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Data for No Ceilings: The Full Participation Project

This is a repository of the data behind the No Ceilings site. To download all of the data in a single file, click here. Please use when linking to this page.

In 1995, at the UN Fourth World Conference on Women in Beijing, leaders from governments and civil society around the world came together and committed to ensuring that women and girls have the opportunity to participate fully in all aspects of life.

This year marks the 20th anniversary of that moment. The Bill & Melinda Gates Foundation and the No Ceilings initiative of the Bill, Hillary & Chelsea Clinton Foundation have joined forces to gather data and analyze the gains made for women and girls over the last two decades, as well as the gaps that remain.

This site and The Full Participation Report are the result—home to 850,000 data points, spanning more than 20 years, from over 190 countries. Through data visualizations and stories, we aim to present the gains and gaps in understandable, sharable ways—including by making the data open and easily available.

Learn more about No Ceilings here.

One of the most important aspects of this project is the compilation and collation of such a large number of statistics into a single location. We'd like to encourage students, researchers, and other curious people to do their own analyses and visualizations on topics they care about.


The data consists of ~900 topics (referred to as "indicators"), each of which covers a focus area across a set of years and a list of countries.

The list of indicators is available in several formats: HTML, Markdown, CSV, and JSON.

Each indicator has a series entry that is unique. This code is used throughout to link from the indicators metadata file to the individual JSON and CSV files described in the next section.

The data is collected from many sources. They can be seen in the source column.

Explanation of the indicators file

The primary, secondary, and tertiary columns are used in the map to organize the indicators into something that can be reasonably browsed. Instead of presenting users with ~900 entries topics, they're first grouped by theme. Next, there's a primary name (seen on the map as the title at the top).

For instance, for the indicator named Gross enrollment ratio in secondary school, female:

  • the primary category is Gross enrollment ratio
  • the secondary is secondary school
  • and the tertiary is female

The flavor column is either num or a semicolon-separated list of variants for this entry. In the indicators.json file, this is an anachronism from the process of how the data was integrated (from the CSV files). In future releases, this property won't be present (or will be set to null) for numeric data, and list the variants in an array (rather than requiring a split() call in your code).

For instance, for the indicator titled Can married women pursue a trade or profession in the same way as a man? (seen here), the variants are listed in the flavor column as Yes;No;Other.

Individual data files

This repository includes ~900 indicators, each in single files in both CSV and JSON format. Each file is named with its series code (described in the Indicators section, above).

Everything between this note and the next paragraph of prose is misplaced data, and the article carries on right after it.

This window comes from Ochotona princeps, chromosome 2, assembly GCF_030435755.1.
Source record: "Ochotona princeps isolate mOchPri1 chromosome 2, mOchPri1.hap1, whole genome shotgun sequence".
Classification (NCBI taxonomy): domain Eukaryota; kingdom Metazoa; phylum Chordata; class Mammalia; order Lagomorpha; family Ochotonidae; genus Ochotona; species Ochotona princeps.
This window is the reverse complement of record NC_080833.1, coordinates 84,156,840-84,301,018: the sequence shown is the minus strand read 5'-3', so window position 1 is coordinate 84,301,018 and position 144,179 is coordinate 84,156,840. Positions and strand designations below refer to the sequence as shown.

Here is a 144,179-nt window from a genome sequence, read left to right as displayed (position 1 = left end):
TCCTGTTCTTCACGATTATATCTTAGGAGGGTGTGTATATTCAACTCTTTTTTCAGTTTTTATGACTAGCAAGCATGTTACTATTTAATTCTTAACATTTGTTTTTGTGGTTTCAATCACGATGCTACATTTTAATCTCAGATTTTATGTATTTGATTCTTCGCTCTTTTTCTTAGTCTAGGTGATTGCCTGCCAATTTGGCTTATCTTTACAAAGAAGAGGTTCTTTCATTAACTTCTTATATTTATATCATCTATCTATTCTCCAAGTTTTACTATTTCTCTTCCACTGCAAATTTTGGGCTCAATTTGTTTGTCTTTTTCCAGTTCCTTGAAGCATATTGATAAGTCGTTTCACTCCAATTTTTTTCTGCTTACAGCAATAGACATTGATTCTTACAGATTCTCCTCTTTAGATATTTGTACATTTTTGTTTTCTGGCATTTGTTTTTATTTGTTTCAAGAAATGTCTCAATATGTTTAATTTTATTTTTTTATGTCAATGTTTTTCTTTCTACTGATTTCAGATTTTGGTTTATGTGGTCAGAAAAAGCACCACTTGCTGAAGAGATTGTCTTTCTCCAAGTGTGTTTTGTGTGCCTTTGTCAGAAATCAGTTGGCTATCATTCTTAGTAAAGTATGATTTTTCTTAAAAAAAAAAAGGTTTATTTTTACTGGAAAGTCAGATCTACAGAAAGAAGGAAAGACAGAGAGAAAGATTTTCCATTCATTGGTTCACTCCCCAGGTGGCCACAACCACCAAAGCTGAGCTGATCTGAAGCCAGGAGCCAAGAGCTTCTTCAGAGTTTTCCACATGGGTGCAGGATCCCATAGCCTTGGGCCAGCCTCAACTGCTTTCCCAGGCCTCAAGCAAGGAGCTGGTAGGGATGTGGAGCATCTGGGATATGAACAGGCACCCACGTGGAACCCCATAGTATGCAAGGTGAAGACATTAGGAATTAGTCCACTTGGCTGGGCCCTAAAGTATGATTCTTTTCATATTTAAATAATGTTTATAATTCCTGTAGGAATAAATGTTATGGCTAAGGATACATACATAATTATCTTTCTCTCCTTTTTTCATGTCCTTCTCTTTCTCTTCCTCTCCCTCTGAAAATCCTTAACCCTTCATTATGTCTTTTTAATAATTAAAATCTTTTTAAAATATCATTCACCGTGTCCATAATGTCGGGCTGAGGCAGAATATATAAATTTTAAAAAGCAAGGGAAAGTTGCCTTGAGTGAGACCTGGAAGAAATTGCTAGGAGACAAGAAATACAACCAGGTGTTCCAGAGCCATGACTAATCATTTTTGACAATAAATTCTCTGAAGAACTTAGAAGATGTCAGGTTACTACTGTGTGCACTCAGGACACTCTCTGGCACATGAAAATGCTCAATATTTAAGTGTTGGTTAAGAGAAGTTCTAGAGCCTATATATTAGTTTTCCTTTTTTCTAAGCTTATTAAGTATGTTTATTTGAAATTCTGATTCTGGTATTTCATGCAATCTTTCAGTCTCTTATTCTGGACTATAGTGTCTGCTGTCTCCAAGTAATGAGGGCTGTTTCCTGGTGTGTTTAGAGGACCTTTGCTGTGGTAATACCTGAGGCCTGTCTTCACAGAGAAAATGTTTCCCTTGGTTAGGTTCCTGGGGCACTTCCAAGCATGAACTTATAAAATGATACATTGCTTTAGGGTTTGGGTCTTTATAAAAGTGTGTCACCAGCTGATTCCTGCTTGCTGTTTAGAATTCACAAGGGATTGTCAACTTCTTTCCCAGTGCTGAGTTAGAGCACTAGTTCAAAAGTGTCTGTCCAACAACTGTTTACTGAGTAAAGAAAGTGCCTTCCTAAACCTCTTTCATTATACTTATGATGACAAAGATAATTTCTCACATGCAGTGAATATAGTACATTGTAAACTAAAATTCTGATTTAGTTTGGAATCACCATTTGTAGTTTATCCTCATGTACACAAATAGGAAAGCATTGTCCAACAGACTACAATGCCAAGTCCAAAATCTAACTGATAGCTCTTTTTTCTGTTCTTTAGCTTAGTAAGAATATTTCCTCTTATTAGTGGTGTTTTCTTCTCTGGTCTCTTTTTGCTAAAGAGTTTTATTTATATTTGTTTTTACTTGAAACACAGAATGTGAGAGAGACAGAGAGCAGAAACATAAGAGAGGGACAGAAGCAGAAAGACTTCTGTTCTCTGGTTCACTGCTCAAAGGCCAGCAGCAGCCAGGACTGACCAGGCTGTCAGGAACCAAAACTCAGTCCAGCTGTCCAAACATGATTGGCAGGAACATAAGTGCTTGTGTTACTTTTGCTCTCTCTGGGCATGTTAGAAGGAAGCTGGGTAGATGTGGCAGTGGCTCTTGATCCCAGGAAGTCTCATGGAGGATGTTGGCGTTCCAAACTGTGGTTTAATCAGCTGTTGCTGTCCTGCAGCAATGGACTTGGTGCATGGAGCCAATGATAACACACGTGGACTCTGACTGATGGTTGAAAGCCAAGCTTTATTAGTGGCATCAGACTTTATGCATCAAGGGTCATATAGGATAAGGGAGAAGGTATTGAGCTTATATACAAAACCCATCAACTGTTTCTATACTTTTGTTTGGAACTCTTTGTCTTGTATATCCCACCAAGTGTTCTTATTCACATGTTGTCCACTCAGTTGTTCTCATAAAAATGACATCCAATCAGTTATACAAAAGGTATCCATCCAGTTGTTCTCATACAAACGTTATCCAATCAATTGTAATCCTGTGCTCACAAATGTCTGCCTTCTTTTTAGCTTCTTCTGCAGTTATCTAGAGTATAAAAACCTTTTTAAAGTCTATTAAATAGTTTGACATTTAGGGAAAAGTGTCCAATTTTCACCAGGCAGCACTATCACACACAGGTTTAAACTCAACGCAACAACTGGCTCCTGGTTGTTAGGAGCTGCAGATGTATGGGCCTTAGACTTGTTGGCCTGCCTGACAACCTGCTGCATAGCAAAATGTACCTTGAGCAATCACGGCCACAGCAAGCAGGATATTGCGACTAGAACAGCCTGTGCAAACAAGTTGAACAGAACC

Most data are between the years 1995-2014, but some data has 1990 entries, often for an indicator available in five year intervals (i.e. 1990, 1995, 2000...)

CSV format

The columns of the CSV file are first the 3-digit ISO code (see below) for the country represented, followed by a column for each year in the data set.

Check out the enrollment and profession data mentioned in the previous section for examples.

Note that while the columns are in order from oldest to most recent, they may skip years if no data is available. Because the data is often quite sparse, columns are simply omitted.

JSON format

Each file contains a single JSON object. Inside, a hash maps each 3-digit country code (see below) to another hash mapping each year to the value for that year. Years with no data are not included.

Again, the enrollment and profession indicators, this time in JSON format. To save space (these are the same files used on the production server), the JSON files aren't beautified.

Countries and regions

To map a country from a 3-letter ISO code to its name, use this list (CSV format). The first column is the 3-digit code, the second column is the full country name. For some longer country names that fit poorly in the interface, a third column is present with the name used on the site.

The country region groupings are from the World Bank. Included in this repository is a file that maps region code to region name and another that maps region codes to a list of countries. Both are in JSON format.


We've added a few examples to help you get up and running quickly. Please modify, update, and make use of this code! Make new examples with other tools, environments, and languages. Share what you find and tell us what you've made with the data.

Additional background

We (Fathom) received this data in a pair of flat files (one for numeric, one non-numeric). Where possible, we've corrected some errors, grouped the data into categories (the theme, primary, secondary, and tertiary columns), and are making this available in an accessible format to be usable for other projects.

If you find an error, file an issue and let us know. Many of the files seen here are auto-generated as part of our process of building We'll do our best to update things or try to find better data sources. This is ~850,000 data points across hundreds of files: errors aren't unlikely, but you can help us keep things clear and up to date.

Last updated 14 April 2015


Data for No Ceilings: The Full Participation Project



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